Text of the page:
“The slaves of developed industrial civiliza-
tion are sublimated slaves, but they are slaves,
for slavery is determined neither by obedience
nor by hardness of labor but by the status of
being a mere instrument, and the reduction of
man to the state of a thing.”
Freedom can be fully understood only if ex-
amined in relation to the complete personality.
[35: viii] Fromm (ibid: 26) distinguishes two
kinds of freedom: the negative, or “freedom
from” as well as the positive or “freedom to”.
We are free from the bonds of the pre-
individualistic society; but we are also left with-
out the safety it guaranteed; we are left in isola-
tion. There are two responses to this situation;
either we seek new dependences and submis-
sions or we advance to a realization of positive
freedom based on uniqueness and individuality.
Which way to chose is answered by Szondi’s
[36] fate-analysis.
According to Szondi we have several possi-
ble fates for ourselves. These are determined
by our genome and instincts (ontogenetic and
philogenetic heritage) on the one hand, and by
our socio-cultural environment on the other.
Nobody can choose a fate that (s)he has not
seen or does not have built-in. The (positively)
free person can choose from the available
ones; but the others live a constraint-fate.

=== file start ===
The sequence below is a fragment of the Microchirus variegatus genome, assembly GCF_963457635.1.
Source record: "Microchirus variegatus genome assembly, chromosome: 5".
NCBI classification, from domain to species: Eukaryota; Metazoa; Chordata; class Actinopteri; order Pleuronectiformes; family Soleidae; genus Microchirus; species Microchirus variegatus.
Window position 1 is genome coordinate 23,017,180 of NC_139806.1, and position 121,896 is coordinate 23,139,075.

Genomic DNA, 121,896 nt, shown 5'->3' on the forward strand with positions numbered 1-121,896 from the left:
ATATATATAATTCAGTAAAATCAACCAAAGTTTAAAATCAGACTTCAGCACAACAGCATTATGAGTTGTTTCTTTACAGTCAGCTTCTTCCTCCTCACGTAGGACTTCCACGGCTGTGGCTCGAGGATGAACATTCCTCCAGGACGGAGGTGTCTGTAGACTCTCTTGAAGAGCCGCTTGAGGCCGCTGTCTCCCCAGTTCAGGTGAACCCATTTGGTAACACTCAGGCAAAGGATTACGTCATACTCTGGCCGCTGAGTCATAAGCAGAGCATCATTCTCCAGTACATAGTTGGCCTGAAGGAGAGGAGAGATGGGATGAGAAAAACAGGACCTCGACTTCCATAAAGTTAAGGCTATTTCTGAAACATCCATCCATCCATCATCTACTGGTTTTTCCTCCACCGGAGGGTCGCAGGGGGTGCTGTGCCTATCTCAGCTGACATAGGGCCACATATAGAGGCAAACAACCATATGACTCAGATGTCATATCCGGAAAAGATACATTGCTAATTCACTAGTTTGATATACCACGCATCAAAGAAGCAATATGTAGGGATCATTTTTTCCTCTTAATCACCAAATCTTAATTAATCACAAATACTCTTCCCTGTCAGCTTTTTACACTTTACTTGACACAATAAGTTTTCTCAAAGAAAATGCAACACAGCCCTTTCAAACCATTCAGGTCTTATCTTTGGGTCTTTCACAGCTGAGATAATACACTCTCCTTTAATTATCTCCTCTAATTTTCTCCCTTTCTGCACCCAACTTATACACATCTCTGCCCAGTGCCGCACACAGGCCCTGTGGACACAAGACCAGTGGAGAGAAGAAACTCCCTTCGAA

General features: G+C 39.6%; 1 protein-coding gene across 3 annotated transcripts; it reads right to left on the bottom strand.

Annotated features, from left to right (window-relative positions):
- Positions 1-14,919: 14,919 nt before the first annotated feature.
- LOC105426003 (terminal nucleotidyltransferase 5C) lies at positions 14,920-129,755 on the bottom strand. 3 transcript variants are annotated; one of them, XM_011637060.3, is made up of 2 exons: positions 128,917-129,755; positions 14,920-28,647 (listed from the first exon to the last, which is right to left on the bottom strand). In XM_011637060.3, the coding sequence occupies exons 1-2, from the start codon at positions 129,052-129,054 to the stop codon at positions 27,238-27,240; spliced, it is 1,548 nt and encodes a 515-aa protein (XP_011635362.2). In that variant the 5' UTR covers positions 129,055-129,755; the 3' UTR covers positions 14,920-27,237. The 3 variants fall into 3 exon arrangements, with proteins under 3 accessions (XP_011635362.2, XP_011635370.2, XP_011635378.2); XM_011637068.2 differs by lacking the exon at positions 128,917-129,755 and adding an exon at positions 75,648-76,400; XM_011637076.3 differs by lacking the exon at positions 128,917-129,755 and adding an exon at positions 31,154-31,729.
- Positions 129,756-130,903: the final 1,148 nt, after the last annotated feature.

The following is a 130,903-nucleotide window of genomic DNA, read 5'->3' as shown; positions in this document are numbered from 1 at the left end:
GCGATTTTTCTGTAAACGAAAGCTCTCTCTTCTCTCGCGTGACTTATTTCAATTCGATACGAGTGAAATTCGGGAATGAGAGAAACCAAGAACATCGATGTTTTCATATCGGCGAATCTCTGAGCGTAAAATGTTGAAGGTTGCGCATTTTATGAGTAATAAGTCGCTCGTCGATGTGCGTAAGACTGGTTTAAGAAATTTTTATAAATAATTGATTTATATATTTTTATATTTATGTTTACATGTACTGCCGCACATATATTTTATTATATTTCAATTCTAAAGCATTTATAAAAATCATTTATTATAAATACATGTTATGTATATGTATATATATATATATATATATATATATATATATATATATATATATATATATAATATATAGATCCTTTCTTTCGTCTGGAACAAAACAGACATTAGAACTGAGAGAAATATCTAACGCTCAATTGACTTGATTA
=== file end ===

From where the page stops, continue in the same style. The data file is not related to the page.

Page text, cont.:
Therefore we also call the positively free people
“self-strong”, the others are “self-weak or “fate-
ill” people. Szondi claims that only people who
can choose their destiny can be happy. So who
can be free? According to Szondi the answer
lies in the children’s room. The children’s room
3 Coelho, Paulo (1995) The Valkyries, Harper Collins,
London.
is not necessarily a separate room but a place
where the child can express herself/himself. To
have a children’s room makes the difference
between being raised for freedom instead of
obedience. The famous Hungarian architect
Imre Makovecz said in an interview that he only
accepts an apprentice who could look up to
her/his father (dominant parent) instead of fear-
ing him. If one was trained for obedience, it
takes hard work to make one free [34: 44]:
“… it must first enable its slaves to learn and
see and think before they know what is going
on and what they themselves can do to change
it. And, to the degree to which the slaves have
been preconditioned to exist as slaves and be
content in that role, their liberation necessarily
appears to come from without and from above.
They must be forced to be free, to see objects
as they are, and sometimes as they ought to
appear, they must be shown the good road
they are in search of.”
We argue that only free people can be crea-
tive. They need both negative freedom, so that
being creative is allowed by the authorities, and
also positive freedom, which means that they
can handle their own creativity [35: 208]:
“We are proud that we are not subject to any